If Apple’s only drive was to make more money it doesn’t make sense for them not to go after a market of millions of PCs with their software product. They could sell that OS to a jillion PC users at $200/pop with a physical production cost of about $.12 to print the CD. Why don’t they do it?

    Image, baby. It’s not to hurt their sales, because everyone and their brother owns an iPod and will own an iPhone (I predict). It’s just product image. Marketing 101.

  12. why don’t people realize that if apple opened it’s OS to be able to run on any CPU, then people would just buy the software and not the hardware.

    then what does apple become? microsoft.

    to be honest, i would love to build a $500 CPU and install OS X on it. but then the user experience is gone. my primary system is a Mac Book Pro, my second system is a user built PC (used mostly for testing and running that PC only application). i hate my PC and use it much less with the installation of Boot Camp.

    but if i had OS X on the PC box, it wouldn’t be the same as OS X on my Mac Book Pro.

    i’ll continue buying apple hardware with apple software.

    but the point to this post is apple makes more money and has more control over their product with retaining control over the OS.

    i’ve rambled enough.



  13. Apple only sells 5% software because it gives it away with Macs. If the software could be bought/used on any machine, this figure would equal that of the iPods I’m sure.

    The only thing that would drop is the desktop figure (and thats because they’re so plain expensive) Apple would still sell bucketloads of Macbooks.

  14. I also agree that it’s unlikely as long as Jobs is CEO, but not impossible. Jobs has shown an increasing interest in taking on the world (phones, music…creeping ever more into MS’s space), but a total lack of interest in the enterprise/business market space. There’s little sense in licensing the OS if your goal is to simply be the world’s best home computer.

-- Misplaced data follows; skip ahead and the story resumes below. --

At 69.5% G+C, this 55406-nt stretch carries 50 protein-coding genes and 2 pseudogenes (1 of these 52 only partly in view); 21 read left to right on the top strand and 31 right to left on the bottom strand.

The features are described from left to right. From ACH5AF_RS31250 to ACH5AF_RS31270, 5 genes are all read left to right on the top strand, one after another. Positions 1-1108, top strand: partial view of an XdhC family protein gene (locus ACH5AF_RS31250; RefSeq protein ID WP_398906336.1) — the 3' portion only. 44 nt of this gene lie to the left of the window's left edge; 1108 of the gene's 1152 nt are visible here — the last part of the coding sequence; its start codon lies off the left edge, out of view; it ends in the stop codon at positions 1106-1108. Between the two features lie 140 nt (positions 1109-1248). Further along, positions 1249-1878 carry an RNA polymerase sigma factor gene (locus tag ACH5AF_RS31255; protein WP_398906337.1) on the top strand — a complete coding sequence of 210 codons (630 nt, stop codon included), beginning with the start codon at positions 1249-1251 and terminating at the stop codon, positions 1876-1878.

I also think that Apple’s corporate culture is not into the idea of providing business IT solutions. They’d rather work on iMovie, and god bless ’em for that.

    In terms of the actual numbers, let’s have some fun!

    Let’s assume that Apple’s decision to license OS X means they lose ALL their desktop/laptop hardware revenue (unlikely, but hey, let’s go crazy), but they lose zero iPod sales (since iPods work great with Windows anyway).

    Also remember that Apple’s miniscule OS revenues come from upgrades only. As HWH points out @12, the rest of the OS revenue is rolled into the hardware sales and thus doesn’t show up. M$ has this awesome deal where they sell a copy of the OS everytime Dell or HP sells a box.

    Apple had a $7B quarter. So you’re looking at about $2.3B in desktop + laptop sales, according to the chart above. That’s roughly $700M in pure profit (assuming 30% margins). If it all goes away, they’d need to make it up with sales of about 7M copies of OS X per quarter, at an OEM price of $100/license. (Would Steve charge Michael Dell the full $129/copy, just ’cause he could? probably, but let’s assume $100 to make the math easy).

    7M per quarter is 28M copies of OS X per year. IDC projects worldwide PC sales of 250M this year. Assuming every PC goes out the door with a licensed copy of an OS on it, Apple would need a plan that guaranteed 11% of worldwide PC sales shipped with OS X to maintain their current levels of profitability. Assuming only 200M PCs (80%) ship with a licensed OS inside, Apple would need to capture 14%.

    That’s a big increase from their current 3% worldwide market share. It’s ambitious, but certainly not impossible.